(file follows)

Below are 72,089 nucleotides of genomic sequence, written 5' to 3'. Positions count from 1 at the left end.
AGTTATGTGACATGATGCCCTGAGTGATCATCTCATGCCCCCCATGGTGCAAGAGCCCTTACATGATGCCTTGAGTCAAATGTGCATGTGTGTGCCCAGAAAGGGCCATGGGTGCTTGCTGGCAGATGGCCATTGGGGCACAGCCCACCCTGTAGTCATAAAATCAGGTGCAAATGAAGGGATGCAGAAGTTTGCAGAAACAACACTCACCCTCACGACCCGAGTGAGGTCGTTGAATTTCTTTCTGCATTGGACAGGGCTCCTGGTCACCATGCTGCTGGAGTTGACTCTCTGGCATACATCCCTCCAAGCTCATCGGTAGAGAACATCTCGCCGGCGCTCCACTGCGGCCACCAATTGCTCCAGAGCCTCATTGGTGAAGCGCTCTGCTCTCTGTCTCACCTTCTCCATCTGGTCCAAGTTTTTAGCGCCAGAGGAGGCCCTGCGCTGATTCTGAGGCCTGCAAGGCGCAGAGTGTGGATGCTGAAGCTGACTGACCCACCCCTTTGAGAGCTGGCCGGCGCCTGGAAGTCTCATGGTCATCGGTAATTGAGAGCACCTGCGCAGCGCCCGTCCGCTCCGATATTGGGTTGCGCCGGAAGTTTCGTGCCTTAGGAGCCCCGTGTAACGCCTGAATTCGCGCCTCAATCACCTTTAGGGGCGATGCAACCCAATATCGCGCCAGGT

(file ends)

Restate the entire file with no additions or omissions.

Below are 72,089 nucleotides of genomic sequence, written 5' to 3'. Positions count from 1 at the left end.
AGTTATGTGACATGATGCCCTGAGTGATCATCTCATGCCCCCCATGGTGCAAGAGCCCTTACATGATGCCTTGAGTCAAATGTGCATGTGTGTGCCCAGAAAGGGCCATGGGTGCTTGCTGGCAGATGGCCATTGGGGCACAGCCCACCCTGTAGTCATAAAATCAGGTGCAAATGAAGGGATGCAGAAGTTTGCAGAAACAACACTCACCCTCACGACCCGAGTGAGGTCGTTGAATTTCTTTCTGCATTGGACAGGGCTCCTGGTCACCATGCTGCTGGAGTTGACTCTCTGGCATACATCCCTCCAAGCTCATCGGTAGAGAACATCTCGCCGGCGCTCCACTGCGGCCACCAATTGCTCCAGAGCCTCATTGGTGAAGCGCTCTGCTCTCTGTCTCACCTTCTCCATCTGGTCCAAGTTTTTAGCGCCAGAGGAGGCCCTGCGCTGATTCTGAGGCCTGCAAGGCGCAGAGTGTGGATGCTGAAGCTGACTGACCCACCCCTTTGAGAGCTGGCCGGCGCCTGGAAGTCTCATGGTCATCGGTAATTGAGAGCACCTGCGCAGCGCCCGTCCGCTCCGATATTGGGTTGCGCCGGAAGTTTCGTGCCTTAGGAGCCCCGTGTAACGCCTGAATTCGCGCCTCAATCACCTTTAGGGGCGATGCAACCCAATATCGCGCCAGGT